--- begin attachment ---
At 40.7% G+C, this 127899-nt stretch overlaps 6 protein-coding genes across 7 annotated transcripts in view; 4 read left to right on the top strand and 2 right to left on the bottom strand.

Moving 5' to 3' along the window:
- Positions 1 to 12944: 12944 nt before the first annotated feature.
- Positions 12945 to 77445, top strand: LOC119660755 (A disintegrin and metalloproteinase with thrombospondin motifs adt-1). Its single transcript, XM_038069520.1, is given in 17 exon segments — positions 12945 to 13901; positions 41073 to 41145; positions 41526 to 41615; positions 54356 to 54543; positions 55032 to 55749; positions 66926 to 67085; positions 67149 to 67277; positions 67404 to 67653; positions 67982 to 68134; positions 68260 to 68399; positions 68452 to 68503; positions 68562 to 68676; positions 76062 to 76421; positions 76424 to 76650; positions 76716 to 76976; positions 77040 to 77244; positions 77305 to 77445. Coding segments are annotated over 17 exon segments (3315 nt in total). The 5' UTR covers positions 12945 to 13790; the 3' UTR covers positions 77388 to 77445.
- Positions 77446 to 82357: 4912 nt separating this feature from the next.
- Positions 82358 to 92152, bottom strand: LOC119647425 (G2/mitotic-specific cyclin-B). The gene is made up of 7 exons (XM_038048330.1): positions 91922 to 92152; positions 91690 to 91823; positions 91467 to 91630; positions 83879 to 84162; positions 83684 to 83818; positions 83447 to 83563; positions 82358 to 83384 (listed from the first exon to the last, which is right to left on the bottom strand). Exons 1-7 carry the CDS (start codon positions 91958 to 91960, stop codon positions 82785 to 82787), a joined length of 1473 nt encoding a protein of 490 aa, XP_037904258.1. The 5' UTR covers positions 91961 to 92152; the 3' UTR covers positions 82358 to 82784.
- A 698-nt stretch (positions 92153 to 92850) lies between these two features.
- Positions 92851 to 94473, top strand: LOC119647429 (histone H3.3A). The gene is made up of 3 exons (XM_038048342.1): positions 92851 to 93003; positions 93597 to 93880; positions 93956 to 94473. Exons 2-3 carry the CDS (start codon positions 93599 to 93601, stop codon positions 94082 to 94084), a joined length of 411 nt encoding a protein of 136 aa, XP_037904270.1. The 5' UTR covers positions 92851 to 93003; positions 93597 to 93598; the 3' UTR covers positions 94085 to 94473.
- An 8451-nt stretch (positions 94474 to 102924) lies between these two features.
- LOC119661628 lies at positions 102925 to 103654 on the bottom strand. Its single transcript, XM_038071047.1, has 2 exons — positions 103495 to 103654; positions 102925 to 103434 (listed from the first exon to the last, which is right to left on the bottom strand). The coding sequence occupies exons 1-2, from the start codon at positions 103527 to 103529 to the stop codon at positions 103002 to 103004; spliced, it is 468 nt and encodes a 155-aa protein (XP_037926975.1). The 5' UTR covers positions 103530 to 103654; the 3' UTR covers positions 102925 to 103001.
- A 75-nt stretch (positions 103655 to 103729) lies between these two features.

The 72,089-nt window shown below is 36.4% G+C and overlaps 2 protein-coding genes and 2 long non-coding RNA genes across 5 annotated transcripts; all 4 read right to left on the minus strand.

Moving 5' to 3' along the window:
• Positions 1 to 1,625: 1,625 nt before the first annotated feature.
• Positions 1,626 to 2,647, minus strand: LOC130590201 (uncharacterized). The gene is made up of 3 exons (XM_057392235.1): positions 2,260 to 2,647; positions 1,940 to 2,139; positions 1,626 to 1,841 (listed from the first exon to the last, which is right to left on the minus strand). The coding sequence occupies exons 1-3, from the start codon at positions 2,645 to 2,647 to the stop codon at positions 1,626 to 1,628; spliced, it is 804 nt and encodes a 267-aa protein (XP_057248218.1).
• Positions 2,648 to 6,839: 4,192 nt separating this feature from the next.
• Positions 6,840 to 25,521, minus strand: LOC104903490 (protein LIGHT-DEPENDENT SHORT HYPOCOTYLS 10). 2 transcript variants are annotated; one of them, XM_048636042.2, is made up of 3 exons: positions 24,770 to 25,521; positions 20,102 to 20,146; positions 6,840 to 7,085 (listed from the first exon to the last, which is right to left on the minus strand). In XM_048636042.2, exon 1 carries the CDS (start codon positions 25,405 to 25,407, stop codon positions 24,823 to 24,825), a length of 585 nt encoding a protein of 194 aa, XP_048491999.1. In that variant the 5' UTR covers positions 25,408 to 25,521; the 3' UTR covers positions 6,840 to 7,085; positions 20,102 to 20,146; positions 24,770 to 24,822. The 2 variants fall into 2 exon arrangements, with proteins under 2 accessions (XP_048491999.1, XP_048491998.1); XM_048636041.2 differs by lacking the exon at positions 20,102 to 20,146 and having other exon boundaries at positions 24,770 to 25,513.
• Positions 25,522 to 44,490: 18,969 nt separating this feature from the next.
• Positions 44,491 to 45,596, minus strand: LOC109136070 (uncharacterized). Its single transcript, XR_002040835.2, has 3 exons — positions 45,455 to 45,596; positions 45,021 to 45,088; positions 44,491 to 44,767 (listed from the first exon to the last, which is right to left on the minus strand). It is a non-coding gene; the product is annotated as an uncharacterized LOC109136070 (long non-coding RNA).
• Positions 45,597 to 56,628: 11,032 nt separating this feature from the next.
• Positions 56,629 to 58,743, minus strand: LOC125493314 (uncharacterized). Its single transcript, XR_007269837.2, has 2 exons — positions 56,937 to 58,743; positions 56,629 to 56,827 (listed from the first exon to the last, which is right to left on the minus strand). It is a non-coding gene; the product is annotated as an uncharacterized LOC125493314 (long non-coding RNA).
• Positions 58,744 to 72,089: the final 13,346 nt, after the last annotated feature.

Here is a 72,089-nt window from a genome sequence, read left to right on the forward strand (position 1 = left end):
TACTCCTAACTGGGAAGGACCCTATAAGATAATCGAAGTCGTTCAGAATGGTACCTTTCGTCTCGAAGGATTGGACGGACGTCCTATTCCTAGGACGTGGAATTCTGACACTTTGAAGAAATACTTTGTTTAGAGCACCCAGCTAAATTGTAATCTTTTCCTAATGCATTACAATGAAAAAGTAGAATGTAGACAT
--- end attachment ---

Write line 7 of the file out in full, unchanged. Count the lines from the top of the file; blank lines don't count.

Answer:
- A 698-nt stretch (positions 92153 to 92850) lies between these two features.